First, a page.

Yet, Disney's been on a total treadmill. For example, it keeps putting out hit movie after hit movie and no one even seems to care. Yet when it puts out a relative loser, Solo, everyone's all over it. I thought Disney should have gotten much more credit for those movies. Nevertheless, it's ESPN subs, or more accurately, the dropping of ESPN, that has swamped the narrative.
So Disney decided to go for some terrific Fox (FOXA) assets, including some international properties, that are so big they simply overwhelm, in a positive way, whatever may be going on at ESPN. Now Comcast tried to snatch those assets from Disney, forcing Disney to pay more for them, but today Comcast dropped out of the bidding, and that sent Disney's stock soaring as it's now changed its stripes in a positive way.
Comcast makes a ton of money but ever since its bid for Time Warner Cable got shot down by the Justice Department, it's not gotten any credit for its broadband growth or its massive cash flow. Now, though, investors are getting their heads around the possibility that Comcast gets to buy the majority or perhaps, all of Sky, the biggest pan-European broadcast company. With more than 22 million customers all over Europe, Sky gives Comcast the new growth it needs to reignite its love with growth stock investors.
I think these two stocks aren't up nearly enough on this news and will be rewarded with a total re-valuation or re-rating up of both of them.
Now consider IBM (IBM) . Here's a company that gets no respect because most of its revenues have, historically, come from its now plodding mainframe business. IBM has been busy trying to change its stripes, but it wasn't until yesterday when it reported a quarter that had half of its revenues coming from much faster strategic imperatives, including the cloud, that it has gotten the respect I think it deserves.
Now IBM's overall business doesn't have much growth to speak of, its revenues were up about 4% year over year. Yet, the company's stock should be re-rated upward given that IBM's making considerable progress and getting some big wins in the cloud and blockchain product lines.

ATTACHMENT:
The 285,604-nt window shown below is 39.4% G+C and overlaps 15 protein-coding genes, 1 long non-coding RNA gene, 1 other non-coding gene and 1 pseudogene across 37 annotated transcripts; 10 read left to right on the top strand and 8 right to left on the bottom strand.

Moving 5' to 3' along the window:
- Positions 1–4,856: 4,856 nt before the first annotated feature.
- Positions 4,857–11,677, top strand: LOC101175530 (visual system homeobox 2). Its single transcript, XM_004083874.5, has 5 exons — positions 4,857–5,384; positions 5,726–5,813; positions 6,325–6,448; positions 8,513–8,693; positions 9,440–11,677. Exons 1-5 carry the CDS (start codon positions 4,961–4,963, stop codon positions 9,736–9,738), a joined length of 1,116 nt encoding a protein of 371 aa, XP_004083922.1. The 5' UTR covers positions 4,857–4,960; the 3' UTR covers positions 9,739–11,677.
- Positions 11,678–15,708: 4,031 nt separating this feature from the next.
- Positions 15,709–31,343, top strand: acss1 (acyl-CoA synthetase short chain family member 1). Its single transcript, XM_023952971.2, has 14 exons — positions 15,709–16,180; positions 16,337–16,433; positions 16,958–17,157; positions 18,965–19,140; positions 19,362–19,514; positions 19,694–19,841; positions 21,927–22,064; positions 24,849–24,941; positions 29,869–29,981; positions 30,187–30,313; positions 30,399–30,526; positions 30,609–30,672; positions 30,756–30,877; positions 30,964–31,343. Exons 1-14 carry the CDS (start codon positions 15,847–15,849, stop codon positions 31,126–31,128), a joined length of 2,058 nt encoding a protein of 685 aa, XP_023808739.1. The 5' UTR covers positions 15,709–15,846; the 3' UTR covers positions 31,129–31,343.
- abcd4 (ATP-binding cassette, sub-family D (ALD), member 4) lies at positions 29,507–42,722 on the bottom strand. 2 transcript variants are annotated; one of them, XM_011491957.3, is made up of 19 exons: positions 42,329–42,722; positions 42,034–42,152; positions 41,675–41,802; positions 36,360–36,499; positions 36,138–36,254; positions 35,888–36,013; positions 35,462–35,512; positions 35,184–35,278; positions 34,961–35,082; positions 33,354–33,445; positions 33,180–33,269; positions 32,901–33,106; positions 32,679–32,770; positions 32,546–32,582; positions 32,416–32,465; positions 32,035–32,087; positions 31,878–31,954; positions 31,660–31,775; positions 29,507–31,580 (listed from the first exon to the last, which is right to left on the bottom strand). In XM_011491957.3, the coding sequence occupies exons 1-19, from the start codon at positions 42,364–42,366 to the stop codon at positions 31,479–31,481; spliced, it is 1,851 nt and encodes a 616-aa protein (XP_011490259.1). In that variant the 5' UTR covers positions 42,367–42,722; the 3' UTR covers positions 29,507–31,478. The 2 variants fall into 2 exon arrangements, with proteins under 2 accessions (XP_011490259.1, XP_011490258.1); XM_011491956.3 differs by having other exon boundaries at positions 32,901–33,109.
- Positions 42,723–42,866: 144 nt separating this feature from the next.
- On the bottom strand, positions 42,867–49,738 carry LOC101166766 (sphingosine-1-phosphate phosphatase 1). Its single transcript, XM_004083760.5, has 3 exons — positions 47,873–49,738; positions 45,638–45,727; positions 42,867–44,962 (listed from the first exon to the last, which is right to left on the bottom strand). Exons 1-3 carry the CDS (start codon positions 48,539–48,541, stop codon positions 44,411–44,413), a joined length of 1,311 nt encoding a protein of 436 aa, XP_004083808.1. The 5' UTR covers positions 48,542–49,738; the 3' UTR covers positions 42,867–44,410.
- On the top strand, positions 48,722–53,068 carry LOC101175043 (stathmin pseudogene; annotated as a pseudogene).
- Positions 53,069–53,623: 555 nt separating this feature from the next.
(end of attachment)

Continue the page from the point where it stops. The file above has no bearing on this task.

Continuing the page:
Finally there is Danaher (DHR) . Now, unlike IBM, Disney or Comcast, there hasn't been any visceral hatred of this incredibly run med and environmental tech conglomerate. However, it does have one division that was universally despised, a division that involved dental consumables. With the exception of Align Technology (ALGN) , the maker of Invisalign invisible braces, there's not much growth in anything connected with dental. We have seen havoc wreaked on those companies that are mired in the space and just yesterday Goldman Sachs savaged the sector, anticipating some ugly forecast cuts.
For more than a year I have had to listen to Danaher conference calls and hear that it is well except its dental division and no matter how hard they tried they couldn't get it up to Danaher's higher growth standards.
So what does a great company do when it has an intractable asset? It does its level best to spruce things up and then it announces a spinoff and that's just what Danaher did this morning. The result? The stock got about a 5% bump and I think that its nowhere near done going higher given that the dental millstone has held it back for a very long time. The market's thirsting for a high growth health and environmental med tech conglomerate with nary a fly and it just got one.
Yep, beauty is in the eye of the investor, and the investors love the fintech space, the growth entertainment sector, the cloud and the med tech. The love seems irrational at times, but to portfolio managers, loving these stocks means never having to say sorry to your investors.